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Taking Issue   |    
Office-Based Buprenorphine Offers a Second Chance
Lloyd I. Sederer, M.D.; Andrew Kolodny, M.D.
Psychiatric Services 2004; doi: 10.1176/appi.ps.55.7.743
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Heroin addiction is on the rise among our nation's youths. In 1990 an estimated 5,000 youths between the ages of 12 and 17 years were using heroin. By 2000 that number had risen to 40,000. More than 80 percent of the estimated one million first-time users of heroin or other opiates in the United States are under the age of 26 years. Many of these young people will struggle with opiate addiction throughout their lives. They will have serious health problems and difficulty maintaining jobs. Without treatment thousands of lives will be destroyed.

In the 1960s we witnessed a similar rise in heroin addiction. Methadone was then introduced as an effective treatment. However, methadone has been a source of controversy since its debut. Congress and state legislatures imposed onerous regulations that have limited the appeal of methadone treatment, even though the Institute of Medicine concluded that methadone is one of the most effective treatments for heroin addiction and the National Institutes of Health recommended that it be less regulated.

Even though methadone treatment will continue to play an important role in heroin addiction, a new treatment is now available. The federal government recently approved a drug called buprenorphine. Like methadone, buprenorphine reduces the craving for opiates and permits productive living. But buprenorphine has a ceiling effect, which means there is less likelihood of abuse or of an overdose. Buprenorphine is prescribed in a doctor's office, is dispensed in local pharmacies, and can be taken at home as a sublingual pill.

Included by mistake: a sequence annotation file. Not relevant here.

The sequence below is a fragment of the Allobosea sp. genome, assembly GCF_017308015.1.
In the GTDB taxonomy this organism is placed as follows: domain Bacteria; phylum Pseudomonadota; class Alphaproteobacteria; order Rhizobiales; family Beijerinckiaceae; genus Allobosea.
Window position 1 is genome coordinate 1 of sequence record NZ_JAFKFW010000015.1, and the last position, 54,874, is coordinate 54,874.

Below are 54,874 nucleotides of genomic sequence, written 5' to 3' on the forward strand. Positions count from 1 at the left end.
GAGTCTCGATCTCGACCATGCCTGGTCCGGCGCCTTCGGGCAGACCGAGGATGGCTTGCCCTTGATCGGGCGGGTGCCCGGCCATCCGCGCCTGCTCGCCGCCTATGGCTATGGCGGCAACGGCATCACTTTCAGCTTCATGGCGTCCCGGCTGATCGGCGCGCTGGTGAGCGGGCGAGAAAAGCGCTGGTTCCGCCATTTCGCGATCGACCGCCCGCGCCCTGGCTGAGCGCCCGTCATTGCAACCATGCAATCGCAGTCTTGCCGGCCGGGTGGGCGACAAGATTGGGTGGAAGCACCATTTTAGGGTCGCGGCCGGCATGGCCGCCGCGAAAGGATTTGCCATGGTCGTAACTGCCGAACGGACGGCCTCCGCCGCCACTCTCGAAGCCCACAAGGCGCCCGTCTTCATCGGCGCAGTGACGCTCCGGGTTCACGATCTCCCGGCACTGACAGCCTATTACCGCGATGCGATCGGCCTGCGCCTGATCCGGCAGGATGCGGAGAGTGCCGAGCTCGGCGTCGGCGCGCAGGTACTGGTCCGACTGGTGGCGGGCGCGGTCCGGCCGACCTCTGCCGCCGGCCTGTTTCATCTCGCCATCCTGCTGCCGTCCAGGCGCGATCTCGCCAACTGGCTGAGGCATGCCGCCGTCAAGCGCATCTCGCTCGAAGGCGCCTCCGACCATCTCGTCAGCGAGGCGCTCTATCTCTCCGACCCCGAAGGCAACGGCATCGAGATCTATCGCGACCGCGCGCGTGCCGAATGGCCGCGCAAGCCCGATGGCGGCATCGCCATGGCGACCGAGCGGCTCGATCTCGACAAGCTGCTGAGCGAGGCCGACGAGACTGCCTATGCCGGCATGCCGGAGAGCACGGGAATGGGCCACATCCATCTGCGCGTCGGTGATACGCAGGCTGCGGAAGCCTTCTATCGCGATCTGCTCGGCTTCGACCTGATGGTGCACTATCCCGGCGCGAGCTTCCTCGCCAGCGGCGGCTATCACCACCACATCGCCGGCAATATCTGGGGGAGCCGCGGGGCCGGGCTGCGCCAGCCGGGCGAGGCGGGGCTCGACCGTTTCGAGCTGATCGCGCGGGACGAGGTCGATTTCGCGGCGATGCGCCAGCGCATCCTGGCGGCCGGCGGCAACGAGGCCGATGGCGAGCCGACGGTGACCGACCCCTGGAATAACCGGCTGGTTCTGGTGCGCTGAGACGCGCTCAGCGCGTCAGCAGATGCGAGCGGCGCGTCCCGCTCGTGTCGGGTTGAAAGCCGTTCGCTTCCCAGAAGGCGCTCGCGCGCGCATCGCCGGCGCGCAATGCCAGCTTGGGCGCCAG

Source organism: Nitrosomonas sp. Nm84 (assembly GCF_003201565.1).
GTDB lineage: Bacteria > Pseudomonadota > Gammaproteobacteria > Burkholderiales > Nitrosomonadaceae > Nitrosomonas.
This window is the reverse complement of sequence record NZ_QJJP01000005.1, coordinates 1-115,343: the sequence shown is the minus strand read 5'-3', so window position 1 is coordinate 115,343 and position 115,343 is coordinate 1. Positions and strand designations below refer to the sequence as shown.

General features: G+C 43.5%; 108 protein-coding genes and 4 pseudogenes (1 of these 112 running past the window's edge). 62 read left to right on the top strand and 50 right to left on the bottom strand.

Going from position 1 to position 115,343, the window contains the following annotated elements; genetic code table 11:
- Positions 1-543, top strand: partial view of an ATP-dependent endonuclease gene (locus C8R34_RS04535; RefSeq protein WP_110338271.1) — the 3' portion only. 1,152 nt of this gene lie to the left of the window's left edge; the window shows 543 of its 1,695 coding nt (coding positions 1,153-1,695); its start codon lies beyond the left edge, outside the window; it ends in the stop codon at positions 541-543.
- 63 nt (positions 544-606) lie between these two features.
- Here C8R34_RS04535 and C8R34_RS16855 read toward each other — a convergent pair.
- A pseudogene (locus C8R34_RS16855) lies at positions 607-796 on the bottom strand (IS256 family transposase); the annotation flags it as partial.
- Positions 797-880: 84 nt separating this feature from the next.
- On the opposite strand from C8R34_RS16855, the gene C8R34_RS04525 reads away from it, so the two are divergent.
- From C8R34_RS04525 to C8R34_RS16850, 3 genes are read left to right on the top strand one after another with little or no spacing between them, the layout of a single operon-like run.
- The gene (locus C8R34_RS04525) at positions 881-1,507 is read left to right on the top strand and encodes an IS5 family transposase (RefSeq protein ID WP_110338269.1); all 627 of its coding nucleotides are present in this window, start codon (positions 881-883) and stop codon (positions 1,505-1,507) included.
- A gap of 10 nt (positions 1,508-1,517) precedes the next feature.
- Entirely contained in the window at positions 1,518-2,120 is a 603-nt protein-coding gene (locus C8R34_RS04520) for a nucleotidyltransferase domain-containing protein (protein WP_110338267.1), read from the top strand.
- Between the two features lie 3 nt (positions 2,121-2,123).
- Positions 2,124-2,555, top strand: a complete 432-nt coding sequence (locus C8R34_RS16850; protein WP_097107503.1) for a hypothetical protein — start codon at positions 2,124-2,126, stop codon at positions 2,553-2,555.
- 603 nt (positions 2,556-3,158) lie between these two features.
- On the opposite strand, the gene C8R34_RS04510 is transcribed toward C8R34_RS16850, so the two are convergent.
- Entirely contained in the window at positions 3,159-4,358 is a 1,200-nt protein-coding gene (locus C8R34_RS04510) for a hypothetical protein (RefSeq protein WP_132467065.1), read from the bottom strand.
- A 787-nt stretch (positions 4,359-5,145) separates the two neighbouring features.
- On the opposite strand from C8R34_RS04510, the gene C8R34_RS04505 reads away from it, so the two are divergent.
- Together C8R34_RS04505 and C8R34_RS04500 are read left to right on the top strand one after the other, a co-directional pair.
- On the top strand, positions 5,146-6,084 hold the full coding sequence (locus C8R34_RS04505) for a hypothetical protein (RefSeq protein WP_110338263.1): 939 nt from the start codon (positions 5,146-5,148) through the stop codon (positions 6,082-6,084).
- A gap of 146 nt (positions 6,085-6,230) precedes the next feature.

In New York City, where one-fifth of the nation's heroin users reside, we are working to treat tens of thousands of individuals with buprenorphine over the next five years in primary care practices, city jails, HIV/AIDS clinics, and specialty substance abuse services.

As with other medical therapies, treatment with buprenorphine will cost money and raise questions about whether we can afford it and who should pay for it. Remarkably, many health care payers, including Medicaid programs in some states, still refuse to pay for methadone—even though overwhelming evidence exists that methadone treatment saves money by enabling people with a heroin addiction to hold jobs, steer clear of criminal activity, and avoid diseases, such as HIV.

Insurers should cover buprenorphine treatment, just as they cover treatments for other chronic illnesses. Stigmatization, isolation, and neglect have helped perpetuate costly social problems. With buprenorphine we have an opportunity to engage tens of thousands of people in a cost-effective treatment. Let's get it right this time.




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